Ignorance from a distance on Khmer Rouge trials

[Sent to the Guardian on June 28, 2014.]

It is a shame that the section of your 24 June special report on “Truth, justice and reconciliation” regarding Cambodia could not have been written by someone who knows something about Cambodia and the Khmer Rouge tribunal. The numerous factual errors and jaundiced political interpretations have considerably lowered my previously high rating of Guardian journalism.

Even minor errors indicate your journalists’ total ignorance. Nobody in Cambodia would refer to Prime Minister Hun Sen simply as “Hun”, any more than they would refer to former King Sihanouk as “Norodom” or the opposition leader as “Sam”. If Cambodians are referred to by a single name, it is always by the second name.

Theary Seng could not have “lost both his parents in the genocide”. Theary Seng is a woman, who lost her parents. Furthermore, she is involved in more than human rights, including activities that might colour her opinions about the tribunal. She has been a self-proclaimed supporter of opposition leader Sam Rainsy for two decades and consequently critical of nearly every government action. Shortly after the tribunal’s creation, she organised a group of victims who invaded the court premises and threatened physical violence against the judges if they did not deliver the “right” decisions.

Your journalists’ potted history of the Khmer Rouge tribunal begins with “the UN’s offer of help in 1997”. In reality, the tribunal was not a UN initiative. The Cambodian Co-Prime Ministers, Norodom Ranariddh and Hun Sen, wrote to the UN Secretary-General in June 1997, requesting UN assistance in the establishment of a Cambodian trial of KR leaders.

The UN did not suggest a hybrid court. Its initial, slow, proposal (of course after a time-consuming study) was an entirely UN-run trial in the Hague, with the role of Cambodians being limited to that of defendants and witnesses. A large part of the delay in establishing the tribunal was caused by the need to negotiate arrangements for a tribunal that could involve and be acceptable to Cambodians.

And yes, the Hun Sen involved in initiating the tribunal is the same Hun Sen who, your story implies, wants to prevent prosecution of KR leaders. What else would you expect from “a former Khmer Rouge commander”? A shame that your journalists didn’t know that Hun Sen was a middle-level military officer during the civil war between the Lon Nol regime and a fairly broad resistance movement led by the KR. Hun Sen was seriously wounded the day before the fall of Phnom Penh to the KR, and he spent approximately a year in hospital recovering. When he returned to active duty, he was appalled by what the KR were doing to the country, and risked his life to defect to Vietnam and return to help to organise resistance and overthrow the KR.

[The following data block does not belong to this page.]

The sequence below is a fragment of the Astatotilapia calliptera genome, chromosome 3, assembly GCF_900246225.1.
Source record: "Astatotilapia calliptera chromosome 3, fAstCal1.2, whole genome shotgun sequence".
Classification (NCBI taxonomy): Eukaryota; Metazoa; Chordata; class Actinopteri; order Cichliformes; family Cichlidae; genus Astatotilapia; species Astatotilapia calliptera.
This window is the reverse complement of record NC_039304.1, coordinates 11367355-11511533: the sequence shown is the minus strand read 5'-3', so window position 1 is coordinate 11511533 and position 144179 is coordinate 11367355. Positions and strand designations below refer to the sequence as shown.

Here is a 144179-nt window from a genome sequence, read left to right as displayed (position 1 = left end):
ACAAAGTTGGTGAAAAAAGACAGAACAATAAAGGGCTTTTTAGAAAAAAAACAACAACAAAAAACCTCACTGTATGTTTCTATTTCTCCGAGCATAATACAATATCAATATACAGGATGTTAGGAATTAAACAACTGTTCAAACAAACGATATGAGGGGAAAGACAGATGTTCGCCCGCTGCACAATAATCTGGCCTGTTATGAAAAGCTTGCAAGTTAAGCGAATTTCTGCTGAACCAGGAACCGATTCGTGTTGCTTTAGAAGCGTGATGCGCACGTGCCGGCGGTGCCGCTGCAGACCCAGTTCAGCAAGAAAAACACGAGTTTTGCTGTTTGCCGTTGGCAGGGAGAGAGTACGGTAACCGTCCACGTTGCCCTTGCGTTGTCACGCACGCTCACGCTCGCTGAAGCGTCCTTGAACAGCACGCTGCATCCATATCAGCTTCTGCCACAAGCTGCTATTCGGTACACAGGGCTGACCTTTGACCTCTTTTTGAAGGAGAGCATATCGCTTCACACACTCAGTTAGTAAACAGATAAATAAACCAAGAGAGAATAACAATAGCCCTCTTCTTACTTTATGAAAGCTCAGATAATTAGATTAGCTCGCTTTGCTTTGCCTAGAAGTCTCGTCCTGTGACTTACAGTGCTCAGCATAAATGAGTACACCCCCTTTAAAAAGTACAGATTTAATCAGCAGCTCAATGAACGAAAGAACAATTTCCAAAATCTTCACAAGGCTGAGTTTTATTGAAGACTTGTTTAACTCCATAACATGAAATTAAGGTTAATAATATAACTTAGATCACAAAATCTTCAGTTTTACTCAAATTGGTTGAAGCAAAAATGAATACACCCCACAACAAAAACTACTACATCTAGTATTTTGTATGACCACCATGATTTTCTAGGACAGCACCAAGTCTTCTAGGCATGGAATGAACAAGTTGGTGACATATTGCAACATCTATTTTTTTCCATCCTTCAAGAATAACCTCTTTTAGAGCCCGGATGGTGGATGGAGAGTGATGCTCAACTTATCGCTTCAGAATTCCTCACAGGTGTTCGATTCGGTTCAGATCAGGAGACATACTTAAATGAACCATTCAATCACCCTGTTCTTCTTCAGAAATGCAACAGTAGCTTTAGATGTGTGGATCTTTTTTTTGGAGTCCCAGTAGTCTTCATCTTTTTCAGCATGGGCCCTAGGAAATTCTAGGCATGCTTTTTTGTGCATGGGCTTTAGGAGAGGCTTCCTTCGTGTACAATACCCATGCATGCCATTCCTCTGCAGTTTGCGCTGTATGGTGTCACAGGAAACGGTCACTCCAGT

Yes, Hun Sen, Chea Sim and Heng Samrin have refused to testify in the two trials that have so far been conducted. (Testimony has concluded in Case 002/1, and the judges are expected to deliver their verdict within a few weeks.) Did they have any relevant knowledge in the trials of Duch or the surviving top leaders of the KR? They were not at Tuol Sleng or in top KR leadership bodies. The request for their testimony was simply an attempted distraction by defence lawyers confronting an overwhelming case against their clients – rather like defence lawyers at Nuremburg trying to subpoena Harry Truman or Dwight Eisenhower.

The $200 million cost of the tribunal is indeed a lot of money. Your story might have mentioned that the great bulk of it has been spent on UN staff and expenses. It might also have pointed out that $200 million is a small fraction of the cost of any of the other international or mixed tribunals.

The courtroom for the KR trial has some 500 seats for the public, making it one of the largest in the world. These are almost or completely filled on most hearing days. Tens of thousands of Cambodians have attended sessions to see justice being done for crimes of the KR period. Maybe before condemning from afar, the Guardian should send a journalist to talk to some of them.

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